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Take eNature Back to School with You

"An assignment on bears? What do I know about bears?"

It's back-to-school time, and before you have even had a chance to find out who had the coolest summer vacation, you get slammed with a massive homework assignment on bears. Don't freak! If you need information on North American wildlife, the best place to start is eNature. The eNature website is based on the award-winning National Audubon Society Field Guides, so you know that you can trust the information you find there.

Q: "So how do I find out about bears on eNature?"

Wildlife Search
From any page, you simply enter the name of the plant or animal -- in this case "bear" -- in the search box. If it's one of the 5,000-plus species in the database, which includes everything from amphibians and birds to seashore creatures and wildflowers, you have instant access to a huge amount of information about it. Each species record includes one or more photographs, a description of the species, and interesting information about it, things like whether it is endangered, what it eats, and where it lives. There are also links to additional information on the site that relates to the species. Most of the mammals link to drawings and descriptions of tracks, for example, and birds link to song and call recordings.

You'll find this search at the top of the page.

Q: "There's a ton of information here on bears, but I need more."

News Articles
Many of the species records also include links to eNature articles that explore and explain the unique and interesting (and sometimes downright weird!) world of North American nature and wildlife. For a complete list of articles on bears, head to eNature's Articles section and enter "bear" in the search box.

Q: "This bear cub picture is so cute! Can I send it to a friend?"

Almost every one of the stunning color photographs on eNature can be made into an eCard. It's a great way to send flowers (or flounders) to your friends and loved ones.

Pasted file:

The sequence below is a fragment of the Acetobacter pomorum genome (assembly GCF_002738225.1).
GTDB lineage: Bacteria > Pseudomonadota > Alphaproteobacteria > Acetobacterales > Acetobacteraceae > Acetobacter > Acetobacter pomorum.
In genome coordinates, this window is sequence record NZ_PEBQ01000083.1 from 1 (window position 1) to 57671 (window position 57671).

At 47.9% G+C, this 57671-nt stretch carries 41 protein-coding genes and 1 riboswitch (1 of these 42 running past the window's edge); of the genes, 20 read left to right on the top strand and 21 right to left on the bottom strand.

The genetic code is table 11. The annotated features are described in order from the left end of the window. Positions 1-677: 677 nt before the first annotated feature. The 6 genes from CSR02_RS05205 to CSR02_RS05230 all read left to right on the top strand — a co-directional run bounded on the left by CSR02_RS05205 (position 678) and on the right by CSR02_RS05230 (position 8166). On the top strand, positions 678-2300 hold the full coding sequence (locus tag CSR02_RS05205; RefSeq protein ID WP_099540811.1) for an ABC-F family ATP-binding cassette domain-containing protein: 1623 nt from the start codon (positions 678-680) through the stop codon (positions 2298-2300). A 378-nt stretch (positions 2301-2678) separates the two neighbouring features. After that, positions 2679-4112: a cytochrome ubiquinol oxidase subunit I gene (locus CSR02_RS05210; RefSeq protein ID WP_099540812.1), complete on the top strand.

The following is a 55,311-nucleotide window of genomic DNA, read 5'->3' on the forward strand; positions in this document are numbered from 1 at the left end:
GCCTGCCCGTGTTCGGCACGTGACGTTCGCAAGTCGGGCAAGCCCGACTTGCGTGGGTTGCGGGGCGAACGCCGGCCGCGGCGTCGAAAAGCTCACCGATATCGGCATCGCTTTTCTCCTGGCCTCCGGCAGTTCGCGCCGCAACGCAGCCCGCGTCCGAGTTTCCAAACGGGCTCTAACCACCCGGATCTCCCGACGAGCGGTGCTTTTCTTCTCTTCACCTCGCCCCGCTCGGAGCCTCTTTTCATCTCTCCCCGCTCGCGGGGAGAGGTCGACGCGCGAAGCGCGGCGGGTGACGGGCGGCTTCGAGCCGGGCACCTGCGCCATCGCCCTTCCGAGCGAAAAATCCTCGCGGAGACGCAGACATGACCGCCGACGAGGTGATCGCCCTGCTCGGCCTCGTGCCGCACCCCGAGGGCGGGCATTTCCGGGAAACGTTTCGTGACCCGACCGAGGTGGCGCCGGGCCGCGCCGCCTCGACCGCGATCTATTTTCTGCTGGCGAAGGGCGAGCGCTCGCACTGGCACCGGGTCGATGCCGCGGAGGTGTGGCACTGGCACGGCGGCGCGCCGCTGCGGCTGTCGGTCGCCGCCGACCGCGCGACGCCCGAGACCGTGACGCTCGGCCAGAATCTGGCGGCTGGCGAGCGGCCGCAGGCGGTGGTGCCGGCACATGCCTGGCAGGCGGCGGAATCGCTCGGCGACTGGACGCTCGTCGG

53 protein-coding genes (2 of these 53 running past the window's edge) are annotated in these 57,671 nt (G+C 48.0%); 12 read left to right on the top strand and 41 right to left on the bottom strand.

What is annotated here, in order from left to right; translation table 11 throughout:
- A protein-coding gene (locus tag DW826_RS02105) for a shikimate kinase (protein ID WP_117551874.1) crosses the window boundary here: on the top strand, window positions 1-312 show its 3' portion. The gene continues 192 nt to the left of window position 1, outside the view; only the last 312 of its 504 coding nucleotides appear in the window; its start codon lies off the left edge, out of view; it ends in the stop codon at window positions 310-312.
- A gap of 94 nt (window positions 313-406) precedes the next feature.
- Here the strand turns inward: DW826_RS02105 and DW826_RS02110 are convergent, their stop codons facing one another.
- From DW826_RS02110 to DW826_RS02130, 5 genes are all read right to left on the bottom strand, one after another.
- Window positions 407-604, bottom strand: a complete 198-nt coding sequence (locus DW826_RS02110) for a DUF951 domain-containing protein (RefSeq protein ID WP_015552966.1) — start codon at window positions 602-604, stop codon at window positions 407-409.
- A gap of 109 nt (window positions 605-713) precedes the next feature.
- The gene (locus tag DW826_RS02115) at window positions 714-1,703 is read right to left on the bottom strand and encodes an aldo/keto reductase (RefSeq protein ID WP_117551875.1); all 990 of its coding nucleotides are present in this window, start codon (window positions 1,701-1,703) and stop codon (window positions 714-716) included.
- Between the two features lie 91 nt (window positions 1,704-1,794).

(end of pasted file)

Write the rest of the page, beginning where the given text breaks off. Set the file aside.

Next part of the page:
Q: "This is great, but I still have a couple of questions about bears. Now what do I do?"

Check out the Ask an Expert section and search the extensive Ask an Expert library for questions and answers related to your topic. The eNature experts have answered thousands of questions over the years on nearly every aspect of nature you can imagine. In some answers the experts suggest links to other sites that provide even more in-depth information.

Q: " My teacher says I have to use more than one source. Are there other sites like eNature?"

Other Nature Websites
If you still have more questions after you have gone through all of the information available at eNature, use a search engine to search the web. Now that you have some basic knowledge, you can zoom in on the information you really want; use specific key words to focus your search. Remember, not everything you read on the internet is true, so stick to websites that are produced by reliable and well-known groups. Organizations like the National Wildlife Federation (which brings you eNature), the National Geographic Society, Encyclopedia Britannica, and most government websites take the time to verify the information they publish, so you can usually trust that it is accurate and up-to-date.

Q: "Can I also use eNature to learn about the birds and bugs in my own backyard?"

You bet! Go to ZipGuides, choose LocalGuides, and just enter a zip code (or click on a region on the map), and you will instantly create a full-color field guide to the plants and animals found in the area. Use it to learn about your local wildlife or to check out the critters in the next place you plan to visit. You can also create guides to poisonous and dangerous plants and animals, endangered species, and mammal tracks.

"Wow, this is great! This school year might not be too bad. Thanks eNature!"

You're welcome! Remember, whether school is in session or not, if you need information on North American wildlife, you can always count on eNature. Then you can use your free time to go outside and explore the natural world.